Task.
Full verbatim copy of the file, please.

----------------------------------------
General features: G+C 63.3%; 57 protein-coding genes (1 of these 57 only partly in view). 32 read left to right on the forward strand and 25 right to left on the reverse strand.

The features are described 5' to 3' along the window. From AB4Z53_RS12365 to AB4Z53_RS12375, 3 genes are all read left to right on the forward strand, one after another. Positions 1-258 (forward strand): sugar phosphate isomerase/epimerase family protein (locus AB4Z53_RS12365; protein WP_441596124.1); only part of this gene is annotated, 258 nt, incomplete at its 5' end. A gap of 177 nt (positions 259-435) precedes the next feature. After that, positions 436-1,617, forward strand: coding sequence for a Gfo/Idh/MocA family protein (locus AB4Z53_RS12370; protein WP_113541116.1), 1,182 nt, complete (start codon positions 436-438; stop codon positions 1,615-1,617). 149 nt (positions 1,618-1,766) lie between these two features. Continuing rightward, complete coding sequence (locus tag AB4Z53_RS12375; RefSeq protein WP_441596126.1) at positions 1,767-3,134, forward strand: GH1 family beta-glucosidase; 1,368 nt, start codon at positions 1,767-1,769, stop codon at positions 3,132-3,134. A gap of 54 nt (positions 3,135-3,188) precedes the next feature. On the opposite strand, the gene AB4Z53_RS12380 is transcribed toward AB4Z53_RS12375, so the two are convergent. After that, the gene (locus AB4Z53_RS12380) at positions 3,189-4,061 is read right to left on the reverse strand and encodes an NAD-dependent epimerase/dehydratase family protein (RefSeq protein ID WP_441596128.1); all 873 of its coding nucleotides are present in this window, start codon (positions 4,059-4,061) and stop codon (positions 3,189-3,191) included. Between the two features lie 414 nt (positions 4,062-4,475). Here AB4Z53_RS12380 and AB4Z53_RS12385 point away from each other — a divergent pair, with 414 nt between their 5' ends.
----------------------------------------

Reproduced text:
General features: G+C 63.3%; 57 protein-coding genes (1 of these 57 only partly in view). 32 read left to right on the forward strand and 25 right to left on the reverse strand.

The features are described 5' to 3' along the window. From AB4Z53_RS12365 to AB4Z53_RS12375, 3 genes are all read left to right on the forward strand, one after another. Positions 1-258 (forward strand): sugar phosphate isomerase/epimerase family protein (locus AB4Z53_RS12365; protein WP_441596124.1); only part of this gene is annotated, 258 nt, incomplete at its 5' end. A gap of 177 nt (positions 259-435) precedes the next feature. After that, positions 436-1,617, forward strand: coding sequence for a Gfo/Idh/MocA family protein (locus AB4Z53_RS12370; protein WP_113541116.1), 1,182 nt, complete (start codon positions 436-438; stop codon positions 1,615-1,617). 149 nt (positions 1,618-1,766) lie between these two features. Continuing rightward, complete coding sequence (locus tag AB4Z53_RS12375; RefSeq protein WP_441596126.1) at positions 1,767-3,134, forward strand: GH1 family beta-glucosidase; 1,368 nt, start codon at positions 1,767-1,769, stop codon at positions 3,132-3,134. A gap of 54 nt (positions 3,135-3,188) precedes the next feature. On the opposite strand, the gene AB4Z53_RS12380 is transcribed toward AB4Z53_RS12375, so the two are convergent. After that, the gene (locus AB4Z53_RS12380) at positions 3,189-4,061 is read right to left on the reverse strand and encodes an NAD-dependent epimerase/dehydratase family protein (RefSeq protein ID WP_441596128.1); all 873 of its coding nucleotides are present in this window, start codon (positions 4,059-4,061) and stop codon (positions 3,189-3,191) included. Between the two features lie 414 nt (positions 4,062-4,475). Here AB4Z53_RS12380 and AB4Z53_RS12385 point away from each other — a divergent pair, with 414 nt between their 5' ends.